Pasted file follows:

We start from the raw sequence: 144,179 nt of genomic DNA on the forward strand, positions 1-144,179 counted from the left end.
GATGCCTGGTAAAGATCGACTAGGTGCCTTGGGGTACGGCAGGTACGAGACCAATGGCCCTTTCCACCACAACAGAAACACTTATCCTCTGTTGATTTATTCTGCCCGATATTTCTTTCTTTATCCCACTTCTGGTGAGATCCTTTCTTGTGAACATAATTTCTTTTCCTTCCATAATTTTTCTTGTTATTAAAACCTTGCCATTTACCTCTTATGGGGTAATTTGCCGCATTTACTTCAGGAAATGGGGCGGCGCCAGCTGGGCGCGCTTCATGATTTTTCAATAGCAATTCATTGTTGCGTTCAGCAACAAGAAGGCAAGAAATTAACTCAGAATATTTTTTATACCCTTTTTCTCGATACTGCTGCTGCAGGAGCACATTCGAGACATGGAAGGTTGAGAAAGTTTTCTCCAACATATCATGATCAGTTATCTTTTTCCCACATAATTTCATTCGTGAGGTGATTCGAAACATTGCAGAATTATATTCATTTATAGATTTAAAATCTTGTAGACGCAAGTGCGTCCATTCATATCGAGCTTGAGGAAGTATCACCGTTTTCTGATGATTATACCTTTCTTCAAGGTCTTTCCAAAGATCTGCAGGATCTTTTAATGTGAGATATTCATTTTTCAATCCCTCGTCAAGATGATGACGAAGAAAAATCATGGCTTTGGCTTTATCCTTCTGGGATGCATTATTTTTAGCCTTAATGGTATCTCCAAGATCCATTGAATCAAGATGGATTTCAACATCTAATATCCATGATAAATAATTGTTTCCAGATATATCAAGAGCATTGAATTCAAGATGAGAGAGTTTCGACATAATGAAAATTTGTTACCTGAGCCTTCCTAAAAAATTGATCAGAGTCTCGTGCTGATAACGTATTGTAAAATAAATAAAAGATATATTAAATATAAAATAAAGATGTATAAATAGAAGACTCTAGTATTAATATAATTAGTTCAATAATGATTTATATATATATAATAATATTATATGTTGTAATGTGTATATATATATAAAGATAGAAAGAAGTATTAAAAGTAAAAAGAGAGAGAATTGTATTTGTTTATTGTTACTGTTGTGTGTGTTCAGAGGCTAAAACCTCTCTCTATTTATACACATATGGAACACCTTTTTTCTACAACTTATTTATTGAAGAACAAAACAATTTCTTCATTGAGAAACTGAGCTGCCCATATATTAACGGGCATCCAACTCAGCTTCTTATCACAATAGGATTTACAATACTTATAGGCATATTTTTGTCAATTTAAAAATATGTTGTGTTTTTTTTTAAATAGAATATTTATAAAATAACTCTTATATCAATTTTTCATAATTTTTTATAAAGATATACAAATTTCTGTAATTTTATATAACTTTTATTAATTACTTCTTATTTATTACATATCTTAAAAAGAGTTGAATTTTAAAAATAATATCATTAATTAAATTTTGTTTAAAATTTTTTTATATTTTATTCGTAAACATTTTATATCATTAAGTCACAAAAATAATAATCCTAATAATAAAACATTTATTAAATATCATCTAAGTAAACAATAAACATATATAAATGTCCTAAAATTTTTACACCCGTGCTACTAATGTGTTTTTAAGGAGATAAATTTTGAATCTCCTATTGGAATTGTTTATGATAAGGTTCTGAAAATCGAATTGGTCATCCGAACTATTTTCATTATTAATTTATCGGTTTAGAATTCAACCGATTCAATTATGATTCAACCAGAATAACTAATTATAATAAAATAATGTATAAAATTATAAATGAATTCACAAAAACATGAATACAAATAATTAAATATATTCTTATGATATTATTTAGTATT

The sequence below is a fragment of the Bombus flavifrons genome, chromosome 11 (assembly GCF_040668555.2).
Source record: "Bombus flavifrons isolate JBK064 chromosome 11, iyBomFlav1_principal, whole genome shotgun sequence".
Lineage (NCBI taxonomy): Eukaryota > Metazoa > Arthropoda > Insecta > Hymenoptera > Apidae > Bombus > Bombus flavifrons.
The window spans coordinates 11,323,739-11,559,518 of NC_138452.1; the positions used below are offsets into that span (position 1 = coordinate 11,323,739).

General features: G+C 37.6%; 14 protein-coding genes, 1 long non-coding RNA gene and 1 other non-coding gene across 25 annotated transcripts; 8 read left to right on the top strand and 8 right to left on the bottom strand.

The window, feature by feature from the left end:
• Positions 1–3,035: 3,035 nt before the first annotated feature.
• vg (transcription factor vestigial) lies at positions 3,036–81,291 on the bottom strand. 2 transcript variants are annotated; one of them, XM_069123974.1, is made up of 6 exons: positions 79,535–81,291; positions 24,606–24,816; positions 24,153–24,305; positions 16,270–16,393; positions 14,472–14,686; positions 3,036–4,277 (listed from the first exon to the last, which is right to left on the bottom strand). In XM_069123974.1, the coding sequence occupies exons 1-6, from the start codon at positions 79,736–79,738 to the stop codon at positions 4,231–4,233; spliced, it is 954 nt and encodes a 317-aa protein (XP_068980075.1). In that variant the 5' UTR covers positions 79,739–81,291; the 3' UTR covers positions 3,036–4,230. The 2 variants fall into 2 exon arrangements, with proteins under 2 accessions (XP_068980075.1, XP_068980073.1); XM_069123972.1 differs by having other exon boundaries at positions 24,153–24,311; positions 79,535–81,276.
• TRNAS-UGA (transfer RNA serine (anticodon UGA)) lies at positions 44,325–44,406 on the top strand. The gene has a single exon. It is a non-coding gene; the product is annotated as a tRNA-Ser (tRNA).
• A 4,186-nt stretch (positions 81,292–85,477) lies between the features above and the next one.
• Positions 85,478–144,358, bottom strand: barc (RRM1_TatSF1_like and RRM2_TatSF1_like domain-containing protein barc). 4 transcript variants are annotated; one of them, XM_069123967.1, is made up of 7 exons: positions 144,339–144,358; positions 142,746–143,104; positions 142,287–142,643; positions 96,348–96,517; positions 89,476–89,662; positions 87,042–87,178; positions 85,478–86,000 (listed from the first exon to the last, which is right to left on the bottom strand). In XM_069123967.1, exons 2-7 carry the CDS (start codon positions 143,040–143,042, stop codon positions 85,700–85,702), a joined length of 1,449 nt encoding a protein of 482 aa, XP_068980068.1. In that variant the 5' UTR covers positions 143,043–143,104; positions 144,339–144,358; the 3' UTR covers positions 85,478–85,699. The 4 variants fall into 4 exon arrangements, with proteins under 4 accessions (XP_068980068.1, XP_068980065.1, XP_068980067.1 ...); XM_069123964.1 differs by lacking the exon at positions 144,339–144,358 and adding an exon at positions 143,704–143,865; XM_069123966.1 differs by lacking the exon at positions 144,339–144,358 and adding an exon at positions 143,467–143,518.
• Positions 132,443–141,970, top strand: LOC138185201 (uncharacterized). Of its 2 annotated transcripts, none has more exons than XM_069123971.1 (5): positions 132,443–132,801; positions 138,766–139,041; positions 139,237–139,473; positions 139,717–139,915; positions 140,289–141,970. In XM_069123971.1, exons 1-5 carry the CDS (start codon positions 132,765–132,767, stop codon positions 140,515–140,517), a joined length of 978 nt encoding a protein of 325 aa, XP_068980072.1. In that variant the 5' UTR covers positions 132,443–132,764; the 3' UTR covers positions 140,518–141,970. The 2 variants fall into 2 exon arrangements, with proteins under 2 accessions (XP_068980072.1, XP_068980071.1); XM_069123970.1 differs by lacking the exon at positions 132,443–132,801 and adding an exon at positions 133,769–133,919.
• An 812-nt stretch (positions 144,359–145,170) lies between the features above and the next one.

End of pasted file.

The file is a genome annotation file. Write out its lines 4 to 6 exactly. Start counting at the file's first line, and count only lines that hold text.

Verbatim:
Source record: "Bombus flavifrons isolate JBK064 chromosome 11, iyBomFlav1_principal, whole genome shotgun sequence".
Lineage (NCBI taxonomy): Eukaryota > Metazoa > Arthropoda > Insecta > Hymenoptera > Apidae > Bombus > Bombus flavifrons.
The window spans coordinates 11,323,739-11,559,518 of NC_138452.1; the positions used below are offsets into that span (position 1 = coordinate 11,323,739).